10 “I-Can’t-Believe-What-I’m Reading” Lessons from Creationist-Inspired Textbooks

A couple of days ago, PBS.org posted an article, “10 Interesting Lessons from Creationist-Inspired Textbooks.”

The article providers quotes from various textbooks to illustrate the point. The article ends with a short video of examples from the A Beka Book and Bob Jones University Press curricula.

A couple of thoughts. First, I can understand if some creationists might feel misrepresented in this article. For example, likely not all creationists think killing native Americans (Trail of Tears) and the African-American saga of slavery are justified because of their evangelistic side-effects (even typing that sentence made me throw up in my mouth a little). But, there ARE some who clearly do think like that, enough to perpetuate such thinking in widely disseminated textbooks.

Second, reading the distortions of truth (I don’t think I can put it more kindly) catalogued in the article is yet another reminder for more informed Christian groups to work on an alternate curriculum for their children.

The problem, of course, is that any such curriculum could only gain traction among those with a non-literalist approach to reading the Bible. A different kind of curriculum could only influence the population presently attracted to A Beka and Bob Jones (etc.) curricula if a theological shift happens first in that population. I wouldn’t look for that any time soon.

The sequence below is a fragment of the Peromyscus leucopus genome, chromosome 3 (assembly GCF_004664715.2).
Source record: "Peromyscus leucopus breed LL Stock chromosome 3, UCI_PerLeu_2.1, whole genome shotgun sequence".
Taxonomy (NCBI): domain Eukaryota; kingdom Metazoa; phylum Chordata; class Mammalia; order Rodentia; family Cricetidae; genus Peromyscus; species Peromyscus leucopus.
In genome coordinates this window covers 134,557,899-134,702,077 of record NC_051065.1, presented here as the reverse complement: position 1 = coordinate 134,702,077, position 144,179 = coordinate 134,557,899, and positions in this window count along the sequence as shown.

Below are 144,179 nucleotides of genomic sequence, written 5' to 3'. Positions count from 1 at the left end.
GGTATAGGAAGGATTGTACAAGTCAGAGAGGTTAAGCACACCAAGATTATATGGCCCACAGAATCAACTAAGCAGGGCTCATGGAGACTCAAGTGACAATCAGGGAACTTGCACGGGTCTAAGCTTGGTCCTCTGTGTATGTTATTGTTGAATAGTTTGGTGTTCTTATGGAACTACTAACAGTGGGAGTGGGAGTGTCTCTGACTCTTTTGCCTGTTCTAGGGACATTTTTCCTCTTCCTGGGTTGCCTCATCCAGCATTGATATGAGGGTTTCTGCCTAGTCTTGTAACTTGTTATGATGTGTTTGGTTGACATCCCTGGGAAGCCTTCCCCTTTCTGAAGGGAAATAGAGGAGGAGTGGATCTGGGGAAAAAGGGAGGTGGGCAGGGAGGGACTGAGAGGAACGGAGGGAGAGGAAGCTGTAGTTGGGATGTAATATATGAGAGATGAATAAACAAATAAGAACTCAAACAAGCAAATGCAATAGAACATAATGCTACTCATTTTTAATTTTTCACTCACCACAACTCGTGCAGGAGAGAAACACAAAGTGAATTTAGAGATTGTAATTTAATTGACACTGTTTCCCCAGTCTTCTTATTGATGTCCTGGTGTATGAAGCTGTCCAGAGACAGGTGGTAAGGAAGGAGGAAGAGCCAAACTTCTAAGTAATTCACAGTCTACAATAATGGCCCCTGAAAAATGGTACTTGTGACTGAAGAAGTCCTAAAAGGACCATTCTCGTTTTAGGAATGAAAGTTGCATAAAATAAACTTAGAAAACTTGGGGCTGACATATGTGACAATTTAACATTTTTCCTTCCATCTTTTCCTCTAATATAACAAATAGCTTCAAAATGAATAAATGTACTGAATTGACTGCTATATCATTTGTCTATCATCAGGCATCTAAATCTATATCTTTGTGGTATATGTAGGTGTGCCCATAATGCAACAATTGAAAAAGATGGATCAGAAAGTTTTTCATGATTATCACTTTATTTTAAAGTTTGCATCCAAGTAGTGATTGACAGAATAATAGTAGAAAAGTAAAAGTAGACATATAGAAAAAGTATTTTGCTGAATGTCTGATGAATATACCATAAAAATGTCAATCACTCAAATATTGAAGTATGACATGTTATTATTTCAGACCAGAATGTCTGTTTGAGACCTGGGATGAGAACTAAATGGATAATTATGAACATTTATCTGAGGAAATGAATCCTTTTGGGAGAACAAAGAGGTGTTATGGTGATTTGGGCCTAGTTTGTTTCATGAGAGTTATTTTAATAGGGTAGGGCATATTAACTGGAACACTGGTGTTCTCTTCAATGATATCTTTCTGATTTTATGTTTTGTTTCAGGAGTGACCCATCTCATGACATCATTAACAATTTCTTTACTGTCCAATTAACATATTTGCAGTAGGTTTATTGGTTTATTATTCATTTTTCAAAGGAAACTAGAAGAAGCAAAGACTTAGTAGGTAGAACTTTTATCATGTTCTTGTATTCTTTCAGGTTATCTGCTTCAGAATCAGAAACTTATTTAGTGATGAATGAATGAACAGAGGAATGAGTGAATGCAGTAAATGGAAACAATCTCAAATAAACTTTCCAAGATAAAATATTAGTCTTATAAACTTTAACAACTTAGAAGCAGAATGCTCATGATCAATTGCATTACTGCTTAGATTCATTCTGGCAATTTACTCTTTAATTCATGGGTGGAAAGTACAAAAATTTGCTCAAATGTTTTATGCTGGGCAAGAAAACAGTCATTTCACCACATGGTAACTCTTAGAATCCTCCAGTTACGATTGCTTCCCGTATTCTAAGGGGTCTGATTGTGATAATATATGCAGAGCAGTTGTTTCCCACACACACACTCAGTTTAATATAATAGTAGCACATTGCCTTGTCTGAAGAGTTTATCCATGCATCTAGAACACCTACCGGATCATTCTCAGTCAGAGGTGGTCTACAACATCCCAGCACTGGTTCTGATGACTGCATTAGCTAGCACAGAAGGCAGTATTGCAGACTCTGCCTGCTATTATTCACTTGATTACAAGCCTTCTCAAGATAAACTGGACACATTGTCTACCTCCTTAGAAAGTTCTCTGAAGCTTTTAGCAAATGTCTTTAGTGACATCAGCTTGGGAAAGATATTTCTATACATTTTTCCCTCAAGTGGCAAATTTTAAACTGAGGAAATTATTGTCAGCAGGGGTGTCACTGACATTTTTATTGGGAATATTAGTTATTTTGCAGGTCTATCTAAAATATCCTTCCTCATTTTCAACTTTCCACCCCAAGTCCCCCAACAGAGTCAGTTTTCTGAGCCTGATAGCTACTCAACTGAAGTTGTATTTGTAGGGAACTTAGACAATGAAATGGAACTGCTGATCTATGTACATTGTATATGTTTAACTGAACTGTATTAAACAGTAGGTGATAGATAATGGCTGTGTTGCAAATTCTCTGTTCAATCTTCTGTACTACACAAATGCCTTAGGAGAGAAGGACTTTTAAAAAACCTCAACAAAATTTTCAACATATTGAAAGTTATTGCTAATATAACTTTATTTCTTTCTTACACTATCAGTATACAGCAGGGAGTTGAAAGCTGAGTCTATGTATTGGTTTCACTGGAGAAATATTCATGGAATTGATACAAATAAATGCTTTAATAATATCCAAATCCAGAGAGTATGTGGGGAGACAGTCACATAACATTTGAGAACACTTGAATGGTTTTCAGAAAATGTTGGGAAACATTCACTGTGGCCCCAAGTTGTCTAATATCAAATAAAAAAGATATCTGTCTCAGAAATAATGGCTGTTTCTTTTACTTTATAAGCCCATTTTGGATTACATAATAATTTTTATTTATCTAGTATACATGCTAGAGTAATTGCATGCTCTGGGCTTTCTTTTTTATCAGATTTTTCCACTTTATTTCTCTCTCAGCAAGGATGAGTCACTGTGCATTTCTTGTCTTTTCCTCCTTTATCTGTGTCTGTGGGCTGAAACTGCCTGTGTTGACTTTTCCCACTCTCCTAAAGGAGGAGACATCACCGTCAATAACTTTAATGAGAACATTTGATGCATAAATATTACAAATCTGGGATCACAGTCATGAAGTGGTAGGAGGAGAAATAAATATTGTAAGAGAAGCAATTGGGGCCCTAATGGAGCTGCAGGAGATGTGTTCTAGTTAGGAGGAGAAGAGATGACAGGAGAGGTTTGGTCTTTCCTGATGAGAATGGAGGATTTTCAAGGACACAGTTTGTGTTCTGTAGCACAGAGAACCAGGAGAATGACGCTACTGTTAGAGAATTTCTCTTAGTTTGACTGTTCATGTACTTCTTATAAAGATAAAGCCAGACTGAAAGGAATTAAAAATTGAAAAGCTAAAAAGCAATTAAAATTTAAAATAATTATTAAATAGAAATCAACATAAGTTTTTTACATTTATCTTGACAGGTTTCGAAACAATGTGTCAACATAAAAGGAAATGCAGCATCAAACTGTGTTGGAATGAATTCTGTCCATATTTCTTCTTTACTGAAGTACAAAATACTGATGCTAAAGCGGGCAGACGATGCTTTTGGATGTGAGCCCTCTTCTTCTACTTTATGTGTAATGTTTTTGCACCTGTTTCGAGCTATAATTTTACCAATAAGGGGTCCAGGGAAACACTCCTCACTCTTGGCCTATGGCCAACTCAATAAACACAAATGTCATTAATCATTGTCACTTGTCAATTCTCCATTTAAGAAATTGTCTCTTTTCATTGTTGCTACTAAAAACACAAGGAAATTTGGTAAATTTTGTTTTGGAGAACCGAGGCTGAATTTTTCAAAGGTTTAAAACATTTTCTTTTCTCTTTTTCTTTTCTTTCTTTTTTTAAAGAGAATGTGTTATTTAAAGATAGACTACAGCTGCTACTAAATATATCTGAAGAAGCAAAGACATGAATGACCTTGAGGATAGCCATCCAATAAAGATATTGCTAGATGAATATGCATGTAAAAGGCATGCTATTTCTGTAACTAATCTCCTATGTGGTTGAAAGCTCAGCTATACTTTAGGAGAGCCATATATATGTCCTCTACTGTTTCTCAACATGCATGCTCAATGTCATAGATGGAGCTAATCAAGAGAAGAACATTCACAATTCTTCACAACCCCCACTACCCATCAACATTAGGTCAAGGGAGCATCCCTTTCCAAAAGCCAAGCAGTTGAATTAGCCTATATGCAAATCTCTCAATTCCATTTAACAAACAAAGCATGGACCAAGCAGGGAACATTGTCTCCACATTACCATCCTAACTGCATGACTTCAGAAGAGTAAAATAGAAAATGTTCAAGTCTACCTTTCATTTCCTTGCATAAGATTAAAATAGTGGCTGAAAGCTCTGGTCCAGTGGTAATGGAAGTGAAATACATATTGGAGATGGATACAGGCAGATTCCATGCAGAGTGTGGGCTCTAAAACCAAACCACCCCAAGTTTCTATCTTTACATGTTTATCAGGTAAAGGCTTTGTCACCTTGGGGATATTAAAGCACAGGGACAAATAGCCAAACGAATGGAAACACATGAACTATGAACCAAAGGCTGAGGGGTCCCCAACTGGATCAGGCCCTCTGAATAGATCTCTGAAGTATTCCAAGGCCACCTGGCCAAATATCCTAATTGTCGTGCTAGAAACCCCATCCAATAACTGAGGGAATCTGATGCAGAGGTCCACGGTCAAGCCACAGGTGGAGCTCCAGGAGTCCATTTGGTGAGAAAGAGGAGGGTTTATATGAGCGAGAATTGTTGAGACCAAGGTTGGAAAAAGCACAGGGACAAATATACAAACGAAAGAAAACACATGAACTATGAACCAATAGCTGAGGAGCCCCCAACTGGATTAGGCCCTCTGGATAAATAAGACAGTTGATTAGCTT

For those many Christian families out there who want to educate their children differently, there is no science curriculum at present (to my knowledge) that does it well. (Please correct me if I am wrong!!) Still, there are resources out there for those who want to train their children’s minds, which is the best way to prepare them for a life of independent, critical, thought that may put some of these propagandist curricula out of business eventually.

 

Evolution, the Bible, and Presbyterians in the Civil War South (or, please stop the merry-go-round I’m getting nauseous)
Is Tony Campolo a Bad Parent According to Proverbs?
stories work for “skeptical believers”
another article on inerrantist biblical scholars and “protective strategies”

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